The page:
Proactive response inhibition abnormalities in the sensorimotor cortex of patients with schizophrenia.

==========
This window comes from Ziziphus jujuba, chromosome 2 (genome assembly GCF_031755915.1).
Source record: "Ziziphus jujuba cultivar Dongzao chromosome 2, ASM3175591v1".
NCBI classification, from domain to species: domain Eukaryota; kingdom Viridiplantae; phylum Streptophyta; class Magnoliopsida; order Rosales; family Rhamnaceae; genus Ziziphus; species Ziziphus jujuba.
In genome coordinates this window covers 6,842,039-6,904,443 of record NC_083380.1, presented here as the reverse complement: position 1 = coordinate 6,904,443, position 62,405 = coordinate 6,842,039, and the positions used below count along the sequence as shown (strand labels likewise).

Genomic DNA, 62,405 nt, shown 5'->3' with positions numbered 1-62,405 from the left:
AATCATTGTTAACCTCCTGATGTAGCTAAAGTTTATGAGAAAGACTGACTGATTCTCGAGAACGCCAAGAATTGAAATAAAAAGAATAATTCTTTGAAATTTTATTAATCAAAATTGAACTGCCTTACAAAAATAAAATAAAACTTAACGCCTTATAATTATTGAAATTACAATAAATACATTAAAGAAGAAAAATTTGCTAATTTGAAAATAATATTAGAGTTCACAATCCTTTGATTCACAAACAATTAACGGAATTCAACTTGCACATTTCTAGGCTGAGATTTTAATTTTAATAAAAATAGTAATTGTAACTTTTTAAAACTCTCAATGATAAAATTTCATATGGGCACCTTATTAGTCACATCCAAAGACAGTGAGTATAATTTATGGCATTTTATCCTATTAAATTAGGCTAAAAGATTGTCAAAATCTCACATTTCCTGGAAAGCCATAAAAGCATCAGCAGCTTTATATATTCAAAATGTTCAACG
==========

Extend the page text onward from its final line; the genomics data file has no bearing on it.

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Previous studies of response inhibition in patients with schizophrenia have focused on reactive inhibition tasks (e.g., stop-signal, go/no-go), primarily observing lateral prefrontal cortex abnormalities. However, recent studies suggest that purposeful and sustained (i.e., proactive) inhibition may also be affected in these patients.Patients with chronic schizophrenia and healthy controls underwent fMRI while inhibiting motor responses during multisensory (audiovisual) stimulation. Resting state data were also collected.We included 37 patients with schizophrenia and 37 healthy controls in our study. Both controls and patients with schizophrenia successfully inhibited the majority of overt motor responses. Functional results indicated basic inhibitory failure in the lateral premotor and sensorimotor cortex, with opposing patterns of positive (schizophrenia) versus negative (control) activation. Abnormal activity was associated with independently assessed signs of psychomotor retardation. Patients with schizophrenia also exhibited unique activation of the pre-supplementary motor area (pre-SMA)/SMA and precuneus relative to baseline as well as a failure to deactivate anterior nodes of the default mode network. Independent resting-state connectivity analysis indicated reduced connectivity between anterior (task results) and posterior regions of the sensorimotor cortex for patients as well as abnormal connectivity between other regions (cerebellum, thalamus, posterior cingulate gyrus and visual cortex).Aside from rates of false-positive responses, true proactive response inhibition tasks do not provide behavioural metrics that can be independently used to quantify task performance.Our results suggest that basic cortico-cortico and intracortical connections between the sensorimotor cortex and adjoining regions are impaired in patients with schizophrenia and that these impaired connections contribute to inhibitory failures (i.e., a positive rather than negative hemodynamic response).